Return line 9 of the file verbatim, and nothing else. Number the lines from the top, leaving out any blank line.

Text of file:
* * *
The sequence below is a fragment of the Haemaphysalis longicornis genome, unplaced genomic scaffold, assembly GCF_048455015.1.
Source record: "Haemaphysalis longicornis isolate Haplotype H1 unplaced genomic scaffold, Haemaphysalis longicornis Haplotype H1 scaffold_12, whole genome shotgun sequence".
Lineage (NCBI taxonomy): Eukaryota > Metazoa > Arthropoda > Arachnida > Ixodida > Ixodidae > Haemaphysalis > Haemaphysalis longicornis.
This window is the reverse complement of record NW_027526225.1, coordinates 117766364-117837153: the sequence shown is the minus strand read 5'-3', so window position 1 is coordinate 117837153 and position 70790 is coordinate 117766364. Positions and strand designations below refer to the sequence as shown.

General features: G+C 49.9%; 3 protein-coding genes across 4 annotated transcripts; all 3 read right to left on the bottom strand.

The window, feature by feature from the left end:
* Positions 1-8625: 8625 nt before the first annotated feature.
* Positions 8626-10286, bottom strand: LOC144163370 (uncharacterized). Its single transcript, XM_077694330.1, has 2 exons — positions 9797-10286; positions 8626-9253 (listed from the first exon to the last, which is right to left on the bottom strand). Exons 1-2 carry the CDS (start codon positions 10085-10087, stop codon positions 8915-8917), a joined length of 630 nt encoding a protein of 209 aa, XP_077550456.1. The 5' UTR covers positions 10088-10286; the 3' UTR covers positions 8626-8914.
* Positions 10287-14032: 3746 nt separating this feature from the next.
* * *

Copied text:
* Positions 10287-14032: 3746 nt separating this feature from the next.